China bonds will become an important component of global bond portfolios. Following its upcoming inclusion into global bond indices, investors can no longer ignore the higher yields and lower correlations offered by the world’s third largest bond market.
China A shares’ inclusion into the MSCI Emerging Market Index was an important milestone for China’s financial markets. The upcoming inclusion of China Bonds into global bond indices will be equally ground breaking.
From April 2019, the Bloomberg Barclays Global Aggregate Index is expected to start including China Government Bonds (CGB) and policy bank notes into the benchmark, phased over a 20-month period. Upon full inclusion, China is estimated to constitute 5 to 6% of the index.
This suggests that we could see up to USD135 bn of inflows from investors who are benchmarked to the index. Potential inflows can reach as high as USD293 bn if other global bond indices follow suit. See Fig. 1. Over time, additional inflows cannot be ruled out as non-benchmarked investors increasingly view Chinese onshore bonds as an important component of global bond portfolios.
Fig. 1. Estimated bond inflows into CGBs and policy bank notes upon full index inclusion1
The shifts in global allocations to the Chinese bond market are already happening ahead of the inclusion. Total inflows into the Chinese bond market in 2018 hit USD77 bn, almost a three-fold increase from 2016, helped by attractive yields, improved market access and increased allocation to the CNY by global central banks.
The Chinese bond market is currently the third largest in the world with a market capitalisation of USD12 tr. It will only get bigger. China’s bond market capitalisation as a percentage of GDP is around 100%, significantly below that of the US (225%), Japan (260%), UK (225%) and France (175%). Given China’s higher nominal GDP growth rate, Goldman Sachs estimates that China’s bond market can double in the next four years to USD24 tr.
With the growth of China’s bond market, together with the impending inclusion(s), foreign investors cannot ignore China’s bond market for much longer. Foreign ownership of Chinese government bonds currently stands at 7.9% (as at end 2018), substantially below levels seen in Indonesia (36.6%) and Malaysia (38.8%).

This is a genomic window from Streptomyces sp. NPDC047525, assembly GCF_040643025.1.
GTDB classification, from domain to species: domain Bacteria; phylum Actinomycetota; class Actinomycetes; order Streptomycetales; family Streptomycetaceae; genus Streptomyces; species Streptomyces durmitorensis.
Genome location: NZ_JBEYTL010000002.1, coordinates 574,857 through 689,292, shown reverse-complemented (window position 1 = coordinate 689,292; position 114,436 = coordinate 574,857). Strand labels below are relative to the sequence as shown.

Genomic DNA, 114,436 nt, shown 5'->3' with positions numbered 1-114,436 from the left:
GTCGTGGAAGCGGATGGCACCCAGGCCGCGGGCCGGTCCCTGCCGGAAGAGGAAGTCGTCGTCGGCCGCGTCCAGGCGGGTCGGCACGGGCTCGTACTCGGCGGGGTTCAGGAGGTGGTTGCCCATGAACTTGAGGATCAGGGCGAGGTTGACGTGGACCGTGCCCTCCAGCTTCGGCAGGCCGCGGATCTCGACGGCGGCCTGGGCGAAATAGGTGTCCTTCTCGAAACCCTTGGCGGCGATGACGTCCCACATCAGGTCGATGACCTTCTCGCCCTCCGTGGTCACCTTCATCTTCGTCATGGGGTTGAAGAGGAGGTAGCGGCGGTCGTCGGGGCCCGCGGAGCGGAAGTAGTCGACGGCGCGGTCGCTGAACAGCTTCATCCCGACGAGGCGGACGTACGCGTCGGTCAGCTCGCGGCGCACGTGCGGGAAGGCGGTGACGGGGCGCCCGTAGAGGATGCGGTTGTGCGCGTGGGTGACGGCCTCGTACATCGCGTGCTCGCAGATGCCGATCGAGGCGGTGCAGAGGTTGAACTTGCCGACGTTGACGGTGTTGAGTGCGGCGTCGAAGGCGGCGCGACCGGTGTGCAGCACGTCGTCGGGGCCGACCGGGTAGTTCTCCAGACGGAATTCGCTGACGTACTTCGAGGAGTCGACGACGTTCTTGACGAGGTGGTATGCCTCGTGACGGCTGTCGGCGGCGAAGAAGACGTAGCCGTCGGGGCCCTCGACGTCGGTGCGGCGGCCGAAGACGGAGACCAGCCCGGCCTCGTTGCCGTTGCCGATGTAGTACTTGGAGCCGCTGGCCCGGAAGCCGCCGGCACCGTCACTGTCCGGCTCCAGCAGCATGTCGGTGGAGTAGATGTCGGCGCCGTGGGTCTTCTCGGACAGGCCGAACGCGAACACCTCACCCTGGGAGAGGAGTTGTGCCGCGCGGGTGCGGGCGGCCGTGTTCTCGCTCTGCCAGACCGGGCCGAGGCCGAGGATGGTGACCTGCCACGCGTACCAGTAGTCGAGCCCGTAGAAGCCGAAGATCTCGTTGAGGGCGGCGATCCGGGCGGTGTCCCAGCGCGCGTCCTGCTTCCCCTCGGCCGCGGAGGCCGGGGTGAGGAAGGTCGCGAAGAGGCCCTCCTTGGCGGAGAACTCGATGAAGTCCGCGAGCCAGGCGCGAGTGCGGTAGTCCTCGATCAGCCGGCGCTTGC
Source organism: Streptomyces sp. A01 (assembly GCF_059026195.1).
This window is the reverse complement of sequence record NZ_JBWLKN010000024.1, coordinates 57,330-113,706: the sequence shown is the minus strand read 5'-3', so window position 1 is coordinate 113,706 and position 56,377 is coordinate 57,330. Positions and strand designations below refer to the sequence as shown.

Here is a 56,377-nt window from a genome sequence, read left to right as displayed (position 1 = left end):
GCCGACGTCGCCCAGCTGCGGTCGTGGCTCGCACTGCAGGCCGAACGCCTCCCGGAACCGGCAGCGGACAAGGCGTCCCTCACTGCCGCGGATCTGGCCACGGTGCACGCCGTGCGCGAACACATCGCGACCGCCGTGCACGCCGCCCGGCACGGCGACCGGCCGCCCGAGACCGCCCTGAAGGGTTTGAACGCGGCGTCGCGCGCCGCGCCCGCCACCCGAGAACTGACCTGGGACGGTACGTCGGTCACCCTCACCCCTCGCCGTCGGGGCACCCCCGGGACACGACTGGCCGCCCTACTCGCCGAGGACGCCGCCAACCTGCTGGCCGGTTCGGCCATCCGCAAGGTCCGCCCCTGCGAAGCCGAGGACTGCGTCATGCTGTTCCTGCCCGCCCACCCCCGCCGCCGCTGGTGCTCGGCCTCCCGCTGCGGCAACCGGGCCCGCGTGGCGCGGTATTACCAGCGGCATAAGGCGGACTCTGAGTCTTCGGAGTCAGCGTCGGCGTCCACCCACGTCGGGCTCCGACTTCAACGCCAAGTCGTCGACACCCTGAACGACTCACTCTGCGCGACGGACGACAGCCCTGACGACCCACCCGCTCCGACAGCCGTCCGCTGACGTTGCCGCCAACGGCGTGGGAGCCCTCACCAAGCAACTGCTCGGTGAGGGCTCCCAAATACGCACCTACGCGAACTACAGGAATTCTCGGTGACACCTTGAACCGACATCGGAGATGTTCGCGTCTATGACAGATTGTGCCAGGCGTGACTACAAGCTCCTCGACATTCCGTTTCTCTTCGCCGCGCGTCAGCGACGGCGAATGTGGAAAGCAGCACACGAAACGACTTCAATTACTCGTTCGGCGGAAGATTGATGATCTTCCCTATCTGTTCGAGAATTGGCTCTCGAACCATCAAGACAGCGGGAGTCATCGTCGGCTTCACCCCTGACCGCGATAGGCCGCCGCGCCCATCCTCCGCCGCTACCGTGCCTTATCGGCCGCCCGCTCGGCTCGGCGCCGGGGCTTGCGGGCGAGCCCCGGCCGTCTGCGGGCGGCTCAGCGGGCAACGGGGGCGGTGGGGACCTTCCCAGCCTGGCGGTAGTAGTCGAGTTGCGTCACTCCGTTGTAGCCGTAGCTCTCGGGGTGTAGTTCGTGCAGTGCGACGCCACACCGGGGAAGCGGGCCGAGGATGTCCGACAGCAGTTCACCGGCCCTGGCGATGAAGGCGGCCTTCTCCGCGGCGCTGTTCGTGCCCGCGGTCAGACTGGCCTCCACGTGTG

Demand for China’s bonds will also rise as global central banks increase their allocation to the CNY. The CNY’s share of global reserves rose from 1.1% in 4Q16 to 1.8% in 3Q18, reaching levels comparable to that of the AUD (2%) and CAD (2%) but still below the GBP (4.5%) and the JPY (5%). Anecdotal evidence suggests that foreign central banks invest their CNY-denominated reserves largely in CGBs and policy bank notes, and to a lesser extent Negotiable Certificates of Deposit (NCDs). With global central banks seeking to further diversify their currency reserves away from major currencies, increased stability of the CNY going forward will help to lift demand for Chinese government bonds and policy bank notes.
10-year CGBs currently offer a yield pick-up of 47 basis points and 303 basis points above 10-year US Treasuries and German Bunds respectively2. This is following a 2018 rally which saw 10-year CGB yields fall from 3.9% to 3.3%. In the near term, with the Chinese government expected to ease monetary policy further to help stabilise the slowing Chinese economy, this should be supportive of Chinese bonds in general.
More importantly, as the Chinese bond market is still largely driven by domestic factors, its low correlation to both developed and emerging market bonds potentially provides active managers with alpha opportunities and diversification benefits. See Fig. 2 and 3.
Fig. 2. CGB: Correlation with Developed Market government bonds3
Fig 3. CGB: Correlation with Emerging Market government bonds4
Several issues, however, still need to be addressed for investors to fully participate in China’s onshore bond market. For one, there are concerns over the liquidity in the secondary market for CGBs, which tend to be held to maturity by Chinese banks. A reform of the credit rating system is also overdue - domestic credit agencies have often been criticised for issuing overly high ratings. For example, currently about 40% of Chinese corporates are rated triple-A by domestic rating agencies, far above the global average. Besides more objective credit ratings, investors would also need access to onshore currency hedging as well as bond derivatives including repos and futures for efficient portfolio management. Rising defaults and CNY volatility can also erode investor confidence in the market.
The Chinese government is firmly committed to further open up the Chinese bond market. In 2018, it implemented delivery versus payment settlement and enabled block trade allocation capabilities. It also exempted foreign investors from tax on interest for bond investments made from November 2018 to November 2021. These were all pre-conditions set by Bloomberg for inclusion in the index. More recently this year, the People’s Bank of China gave S&P Global permission to start assessing domestic bonds, the first foreign company to do so. This will lend greater clarity to foreign investors.
As the Chinese authorities continue to improve access to China’s bond market, the writing on the wall is clear. Chinese bonds will become an important component of global and Asian bond portfolios - investors will be well served to get prepared.